The Wall Around Cuba is Falling

Fernando Ravsberg*

The 5 Cuban agents who served sentences in the United States are considered national heroes.

HAVANA TIMES — I got wind that Cuba and the United States were exchanging prisoners while interviewing a group of medical doctors who left for Brazil this Wednesday. When I told them the Cuban agents imprisoned in the United States were on their way home, there was applause, cheering and plenty of tears.

Later, we would find out of the exchange between the two presidents, the re-establishment of diplomatic relations, the opening of embassies in the two countries and, most importantly, the willingness to begin talks aimed at arriving at normal bilateral relations.

To say that all Cubans are happy about this would be too absolutist, but the truth is that I haven’t run into one who isn’t celebrating. People believe that the blockade is over and, even though this isn’t the case, it is true that important steps in that direction are being taken.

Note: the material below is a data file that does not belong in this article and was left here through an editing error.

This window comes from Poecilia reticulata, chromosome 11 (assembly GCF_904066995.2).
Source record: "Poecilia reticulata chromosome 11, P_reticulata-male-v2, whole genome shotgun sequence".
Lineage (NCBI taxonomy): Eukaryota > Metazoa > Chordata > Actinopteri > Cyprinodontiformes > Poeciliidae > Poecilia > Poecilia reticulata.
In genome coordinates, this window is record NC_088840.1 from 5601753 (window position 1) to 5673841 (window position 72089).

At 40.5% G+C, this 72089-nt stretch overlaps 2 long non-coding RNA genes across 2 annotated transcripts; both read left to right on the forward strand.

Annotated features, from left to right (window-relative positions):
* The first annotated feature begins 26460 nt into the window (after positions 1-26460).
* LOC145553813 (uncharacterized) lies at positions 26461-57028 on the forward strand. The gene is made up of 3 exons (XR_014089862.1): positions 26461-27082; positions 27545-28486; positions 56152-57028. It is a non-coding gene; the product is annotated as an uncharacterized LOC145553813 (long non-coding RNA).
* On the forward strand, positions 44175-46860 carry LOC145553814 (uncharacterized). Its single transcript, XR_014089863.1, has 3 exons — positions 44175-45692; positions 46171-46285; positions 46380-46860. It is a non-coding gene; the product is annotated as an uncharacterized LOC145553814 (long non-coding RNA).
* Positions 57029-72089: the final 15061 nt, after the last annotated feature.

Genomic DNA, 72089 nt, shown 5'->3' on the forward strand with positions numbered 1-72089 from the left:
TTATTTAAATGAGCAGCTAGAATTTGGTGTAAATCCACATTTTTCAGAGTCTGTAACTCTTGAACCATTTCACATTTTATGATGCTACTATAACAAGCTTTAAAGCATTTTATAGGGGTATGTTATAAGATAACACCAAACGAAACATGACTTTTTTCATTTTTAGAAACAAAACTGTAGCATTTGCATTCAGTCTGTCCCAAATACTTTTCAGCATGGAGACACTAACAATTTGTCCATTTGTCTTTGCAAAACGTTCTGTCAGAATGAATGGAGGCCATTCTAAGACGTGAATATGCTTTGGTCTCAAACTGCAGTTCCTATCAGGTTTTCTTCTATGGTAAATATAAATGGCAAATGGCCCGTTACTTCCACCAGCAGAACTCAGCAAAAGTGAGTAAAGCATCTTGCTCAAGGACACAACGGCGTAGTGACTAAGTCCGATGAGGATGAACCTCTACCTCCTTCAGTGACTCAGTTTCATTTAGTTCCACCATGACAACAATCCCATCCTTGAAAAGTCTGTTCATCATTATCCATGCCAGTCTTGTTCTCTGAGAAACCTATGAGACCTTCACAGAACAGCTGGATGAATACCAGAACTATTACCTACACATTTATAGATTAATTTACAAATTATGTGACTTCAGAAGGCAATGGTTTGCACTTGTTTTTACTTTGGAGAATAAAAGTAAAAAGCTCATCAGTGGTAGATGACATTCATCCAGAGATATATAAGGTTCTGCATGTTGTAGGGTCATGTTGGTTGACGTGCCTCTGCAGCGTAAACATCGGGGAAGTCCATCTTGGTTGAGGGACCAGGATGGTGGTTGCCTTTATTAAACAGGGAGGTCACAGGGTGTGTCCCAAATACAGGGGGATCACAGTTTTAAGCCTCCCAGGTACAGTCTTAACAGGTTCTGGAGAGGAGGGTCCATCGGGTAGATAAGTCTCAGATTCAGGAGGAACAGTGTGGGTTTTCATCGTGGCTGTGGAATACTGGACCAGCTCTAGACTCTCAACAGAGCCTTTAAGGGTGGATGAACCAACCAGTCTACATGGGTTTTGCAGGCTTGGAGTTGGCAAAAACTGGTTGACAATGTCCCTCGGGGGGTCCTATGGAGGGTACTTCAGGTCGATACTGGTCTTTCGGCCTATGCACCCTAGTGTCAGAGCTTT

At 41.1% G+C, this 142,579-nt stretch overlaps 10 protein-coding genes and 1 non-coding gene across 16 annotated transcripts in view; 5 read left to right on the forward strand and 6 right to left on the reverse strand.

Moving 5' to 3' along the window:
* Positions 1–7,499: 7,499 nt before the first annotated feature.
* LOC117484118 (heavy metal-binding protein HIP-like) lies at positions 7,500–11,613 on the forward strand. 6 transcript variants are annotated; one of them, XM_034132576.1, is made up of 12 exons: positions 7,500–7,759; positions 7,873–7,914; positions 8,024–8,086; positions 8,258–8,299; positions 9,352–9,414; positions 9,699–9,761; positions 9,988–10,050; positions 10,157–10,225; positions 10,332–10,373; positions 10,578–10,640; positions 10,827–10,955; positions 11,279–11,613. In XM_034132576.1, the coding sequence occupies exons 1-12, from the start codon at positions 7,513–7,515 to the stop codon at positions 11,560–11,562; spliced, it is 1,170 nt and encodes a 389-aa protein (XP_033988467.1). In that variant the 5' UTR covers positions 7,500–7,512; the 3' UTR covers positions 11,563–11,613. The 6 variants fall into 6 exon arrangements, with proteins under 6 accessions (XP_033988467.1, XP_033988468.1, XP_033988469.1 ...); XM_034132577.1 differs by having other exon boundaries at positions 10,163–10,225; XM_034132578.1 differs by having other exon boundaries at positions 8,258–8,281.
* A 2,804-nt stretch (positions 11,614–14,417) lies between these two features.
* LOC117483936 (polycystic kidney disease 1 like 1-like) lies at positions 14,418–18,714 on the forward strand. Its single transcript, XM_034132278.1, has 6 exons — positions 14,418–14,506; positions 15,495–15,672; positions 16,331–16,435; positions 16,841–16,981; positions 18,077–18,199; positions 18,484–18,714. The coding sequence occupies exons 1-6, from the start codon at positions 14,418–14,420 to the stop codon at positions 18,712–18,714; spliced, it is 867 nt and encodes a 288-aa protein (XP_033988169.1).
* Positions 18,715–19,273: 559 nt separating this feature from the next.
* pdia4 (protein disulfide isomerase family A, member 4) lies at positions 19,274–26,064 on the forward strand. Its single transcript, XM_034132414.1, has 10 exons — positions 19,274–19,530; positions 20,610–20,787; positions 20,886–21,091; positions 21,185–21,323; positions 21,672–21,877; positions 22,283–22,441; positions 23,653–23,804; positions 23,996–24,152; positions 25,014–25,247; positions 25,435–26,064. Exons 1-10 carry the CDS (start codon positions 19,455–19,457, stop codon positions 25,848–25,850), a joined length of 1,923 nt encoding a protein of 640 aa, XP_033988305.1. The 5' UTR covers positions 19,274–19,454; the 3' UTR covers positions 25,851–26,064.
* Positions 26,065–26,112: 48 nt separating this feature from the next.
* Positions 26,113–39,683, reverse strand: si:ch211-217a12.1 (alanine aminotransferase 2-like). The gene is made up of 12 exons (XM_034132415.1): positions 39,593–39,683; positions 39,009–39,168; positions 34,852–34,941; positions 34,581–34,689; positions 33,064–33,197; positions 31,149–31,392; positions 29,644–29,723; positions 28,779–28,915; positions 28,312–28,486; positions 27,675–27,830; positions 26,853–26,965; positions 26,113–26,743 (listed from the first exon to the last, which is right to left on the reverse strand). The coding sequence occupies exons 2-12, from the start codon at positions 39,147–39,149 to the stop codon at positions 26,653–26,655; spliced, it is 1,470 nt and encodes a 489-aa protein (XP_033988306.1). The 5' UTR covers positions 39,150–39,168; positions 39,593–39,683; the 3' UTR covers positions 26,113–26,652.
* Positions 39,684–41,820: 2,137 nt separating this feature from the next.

I immediately headed for the office of Rene Gonzalez, one of the Cuban agents who had been imprisoned in the United States and was recently released. The atmosphere there was festive. For Rene, “this is a first step, the daring step that was needed to break the inertia.”

The Cuban agent acknowledges Obama’s merit, because “these steps run into opposition in US society and you need willpower and firmness to make headway.” Olga, his wife, wears a wide smile on her face. “I’m thinking about their families,” she says to me, as though apologizing.

The US Interests Section in Cuba will become the US Embassy in 2015.

I also feel happy – 5 people are seeing their families again after serving long prison sentences. In some way, all journalists working in Cuba have had contact with the relatives of the Cuban agents and those of US contractor Alan Gross.

To put an end to this situation with a humanitarian gesture that benefits everyone was a wise step by both governments. It is also a just step, as Washington and Havana were the ones that gave these people the clandestine missions for which they were ultimately detained.

A Good Start